….As always when dealing with ‘things African’, people were made to believe that this ‘trumpet of the poor’ would be an example of primitive absurdity and mass hysteria. It doesn’t emit sounds let alone melodies, but a mechanical and infernal noise, a wild cacophony as monotonous as devoid of any content and meaning. The predominance of the vuvuzela would have contributed to the disappearance of other animated traditions of the football games. Folk songs, for example, would have been replaced by pure noise.

It was time to ban it – as one does with the burqa or the minarets in many European countries – some have gone so far as to demand its abolition.

The most important fact of this tournament is nevertheless clear. Against the predictions of many prophets of doom, South Africa has organized one of the most successful world cups in the history of this competition…Of the hundreds of thousands of visitors who have flocked into the country, none, at least so far, has died at the hands of criminals. On the contrary, to varying degrees, all have experienced a hospitality that many say they haven’t received in Korea nor in Japan (2002), and even less in France (1998) and Germany (2006).

They thus had to be found elsewhere, those signs of chaos and ‘African violence’ heralded by the false diviners. And so the vuvuzela has become the metaphor of disorder and mass trance which the most stubborn think are the essential characteristics of the continent.


….In South Africa, and perhaps elsewhere too, a game of football first of all is a liturgical event…[description follows]

…Football is neither an ecstatic cult nor a possession cult. It is an act of communion that offers its members the opportunity to share, with countless pilgrims from around the world, the moments of a unique intensity.

In South Africa, the sound of the vuvuzela offers these pilgrims who share neither language nor songs the possibility to participate in the production of a sonic geography of the stadium. Newcomers in South Africa for the World Cup understood it quickly. They quickly embraced it…

Keep reading: Vuvuzelas for everyone.

Theological discourse: tiptoeing through minefields or gallivanting across expansive prairies?

It’s hard to be an “in process” person when the stakes can be so high. Raw, unfiltered thoughts risk ostracizing you from the community you know and love or risk compromising credibility—both to potential opponents and present friends who have stricter boundaries. Sometimes, I feel like the more I learn, the less I can say publicly. There’s always the potential for a concerned citizen or a policing “bulldog” to latch on to something I’ve said or posted on a blog in the past and effectively minimize or jeopardizes everything else I am about.

We all have our “heresies.” If you are having trouble recognizing yours, I’m fairly confident that within about 15 minutes, I could help you become aware of some majorly inconsistent core belief you have which is likely rooted in a cultural idea or a church tradition over a neglected Scriptural principle…or where you deny equally prominent church traditions simply because they don’t fit what you want to believe. (And that’s probably okay.)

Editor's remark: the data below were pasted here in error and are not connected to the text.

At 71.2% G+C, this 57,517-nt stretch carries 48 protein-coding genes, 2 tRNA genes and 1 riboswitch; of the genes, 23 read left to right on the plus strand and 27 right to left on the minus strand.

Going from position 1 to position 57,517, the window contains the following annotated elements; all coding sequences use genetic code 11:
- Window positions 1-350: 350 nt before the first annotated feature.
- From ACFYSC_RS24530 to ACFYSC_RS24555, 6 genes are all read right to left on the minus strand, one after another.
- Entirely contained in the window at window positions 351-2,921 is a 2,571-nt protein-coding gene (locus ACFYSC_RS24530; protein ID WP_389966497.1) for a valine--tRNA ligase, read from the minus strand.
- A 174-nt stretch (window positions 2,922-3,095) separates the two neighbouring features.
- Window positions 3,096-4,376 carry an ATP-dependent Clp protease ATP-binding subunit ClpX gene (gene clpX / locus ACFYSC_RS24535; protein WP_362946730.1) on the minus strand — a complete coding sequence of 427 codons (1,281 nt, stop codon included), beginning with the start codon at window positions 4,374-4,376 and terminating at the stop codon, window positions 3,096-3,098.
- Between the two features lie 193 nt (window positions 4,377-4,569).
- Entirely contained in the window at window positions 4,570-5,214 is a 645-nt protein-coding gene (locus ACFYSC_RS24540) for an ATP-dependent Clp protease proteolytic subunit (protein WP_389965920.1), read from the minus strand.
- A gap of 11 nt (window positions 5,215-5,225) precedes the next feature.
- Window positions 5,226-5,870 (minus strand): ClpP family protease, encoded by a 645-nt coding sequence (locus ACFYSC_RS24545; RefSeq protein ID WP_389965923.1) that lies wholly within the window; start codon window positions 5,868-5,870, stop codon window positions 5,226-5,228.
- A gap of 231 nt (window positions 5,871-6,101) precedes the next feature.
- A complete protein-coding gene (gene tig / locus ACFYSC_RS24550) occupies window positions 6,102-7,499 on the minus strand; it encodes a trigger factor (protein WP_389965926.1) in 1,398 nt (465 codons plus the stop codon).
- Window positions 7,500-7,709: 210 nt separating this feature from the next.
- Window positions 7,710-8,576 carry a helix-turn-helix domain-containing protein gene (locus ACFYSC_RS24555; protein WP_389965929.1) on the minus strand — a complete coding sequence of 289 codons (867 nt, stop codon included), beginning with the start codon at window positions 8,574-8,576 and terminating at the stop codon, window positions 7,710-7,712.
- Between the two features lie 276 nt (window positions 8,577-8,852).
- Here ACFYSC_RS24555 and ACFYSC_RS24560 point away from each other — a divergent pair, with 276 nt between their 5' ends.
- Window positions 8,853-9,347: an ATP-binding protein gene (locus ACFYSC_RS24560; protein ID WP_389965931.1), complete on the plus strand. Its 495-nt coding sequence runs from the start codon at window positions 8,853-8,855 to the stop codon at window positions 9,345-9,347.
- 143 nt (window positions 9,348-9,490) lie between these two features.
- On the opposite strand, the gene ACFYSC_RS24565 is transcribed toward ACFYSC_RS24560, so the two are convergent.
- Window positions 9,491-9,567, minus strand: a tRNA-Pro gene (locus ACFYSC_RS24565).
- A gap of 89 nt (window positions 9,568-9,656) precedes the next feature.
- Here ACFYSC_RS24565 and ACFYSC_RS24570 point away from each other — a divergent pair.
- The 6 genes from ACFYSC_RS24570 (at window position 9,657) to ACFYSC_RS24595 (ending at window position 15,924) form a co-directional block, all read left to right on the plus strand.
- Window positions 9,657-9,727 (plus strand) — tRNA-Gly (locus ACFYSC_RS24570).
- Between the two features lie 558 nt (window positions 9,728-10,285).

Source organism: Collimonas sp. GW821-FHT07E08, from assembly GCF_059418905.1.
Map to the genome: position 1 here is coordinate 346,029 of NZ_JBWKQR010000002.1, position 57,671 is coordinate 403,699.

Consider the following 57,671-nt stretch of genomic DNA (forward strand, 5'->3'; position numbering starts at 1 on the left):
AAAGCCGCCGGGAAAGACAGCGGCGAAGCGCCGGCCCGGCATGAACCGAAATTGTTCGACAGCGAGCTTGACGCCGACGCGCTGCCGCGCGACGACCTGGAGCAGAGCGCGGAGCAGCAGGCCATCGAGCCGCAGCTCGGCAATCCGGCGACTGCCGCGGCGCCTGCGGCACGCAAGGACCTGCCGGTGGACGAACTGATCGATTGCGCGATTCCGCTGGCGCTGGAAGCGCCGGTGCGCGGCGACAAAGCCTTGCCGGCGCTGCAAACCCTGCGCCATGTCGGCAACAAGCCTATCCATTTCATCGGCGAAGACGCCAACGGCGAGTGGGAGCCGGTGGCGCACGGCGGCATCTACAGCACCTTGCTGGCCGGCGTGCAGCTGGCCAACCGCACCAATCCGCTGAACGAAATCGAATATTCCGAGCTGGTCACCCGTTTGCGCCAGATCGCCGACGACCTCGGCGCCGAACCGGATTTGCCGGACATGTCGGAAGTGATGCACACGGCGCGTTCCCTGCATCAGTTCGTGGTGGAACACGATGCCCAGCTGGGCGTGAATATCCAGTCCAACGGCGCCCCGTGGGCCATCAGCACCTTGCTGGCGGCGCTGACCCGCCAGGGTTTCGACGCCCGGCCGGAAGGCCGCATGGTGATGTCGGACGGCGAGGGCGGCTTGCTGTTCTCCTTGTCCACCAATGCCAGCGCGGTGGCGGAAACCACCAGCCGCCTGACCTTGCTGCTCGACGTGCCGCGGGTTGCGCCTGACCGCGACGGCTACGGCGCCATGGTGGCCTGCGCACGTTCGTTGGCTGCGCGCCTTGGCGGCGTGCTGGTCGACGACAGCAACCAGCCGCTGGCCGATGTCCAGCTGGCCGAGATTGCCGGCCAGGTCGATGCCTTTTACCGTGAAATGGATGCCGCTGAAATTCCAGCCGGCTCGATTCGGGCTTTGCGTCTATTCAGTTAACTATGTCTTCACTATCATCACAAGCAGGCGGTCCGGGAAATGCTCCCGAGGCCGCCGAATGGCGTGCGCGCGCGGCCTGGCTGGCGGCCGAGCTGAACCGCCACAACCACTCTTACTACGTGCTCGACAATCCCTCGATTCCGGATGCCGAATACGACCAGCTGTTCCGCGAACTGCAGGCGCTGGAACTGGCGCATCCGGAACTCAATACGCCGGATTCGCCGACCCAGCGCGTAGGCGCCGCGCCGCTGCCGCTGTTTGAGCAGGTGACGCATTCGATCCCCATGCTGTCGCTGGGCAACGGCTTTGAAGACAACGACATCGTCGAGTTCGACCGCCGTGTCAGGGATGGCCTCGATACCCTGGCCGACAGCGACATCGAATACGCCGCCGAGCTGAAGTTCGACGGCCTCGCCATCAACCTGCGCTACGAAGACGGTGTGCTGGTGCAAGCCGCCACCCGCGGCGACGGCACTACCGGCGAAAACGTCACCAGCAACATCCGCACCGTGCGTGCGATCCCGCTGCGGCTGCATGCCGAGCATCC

Every community has their litmus tests—conservative evangelicals and liberals alike—buzzwords that carry deep meanings and ideas that help differentiate “who’s in and who’s out.” In my own life that set of boundaries has shifted in almost every place I’ve lived: from Continue reading

John Mbiti: The Dialogue between African Religion and Christianity (lecture notes)

John Mbiti The  Spontaneous Dialogue between African Religion and Christianity Through Evangelization and Bible Translation

Tangaza College, Nairobi, Kenya: Thursday, May 20, 2010

Following are my typed notes from Professor Mbiti’s lecture at nearby Tangaza College. The lecture was hosted by Prof. Jesse Mugambi (Wiki bio) and sponsored by the Department of Philosophy and Religious Studies, University of Nairobi in honour of their 40th anniversary.  [The lecture was moved to Tangaza College as the result of “student unrest” at the University of Nairobi.]

Everything on the left margin comes directly from his handout though I’ve reinserted words—eg. articles and verbs—he omitted in the handout to save space. I’m not a terribly fast typist, so I might have captured the general gist of one out of every four or five sentences. I’ve bolded a couple of especially memorable quotes.)

My summary of his basic points:

  1. Christianity in African has expanded at historically unprecedented extraordinary rates.
  2. The causes of this rapid expansion are missionaries, African Christians, Bible translation, and the nature of African Religion.
  3. African Religion was very receptive to Christianity, which was consistent with African religious values; Jesus Christ was the new element.
  4. There has been significant awareness of the dialogue between Christianity and African Religion.
  5. Bible translation was a significant facilitator of the encounter and dialogue between Christianity and African religion.
  6. Prayer and Christology are two of the areas of greatest interaction between African religion and Christianity.

[Mbiti believes that there is enough commonality among the different expressions of African religion to speak of it in the singular.]


There has been a silent statistical explosion of Christian expansion in Africa.

  • 1900 Christians were 9.2% of the population (Mainly Egypt, Ethiopia, and Southern Africa.)
  • 1984 45%,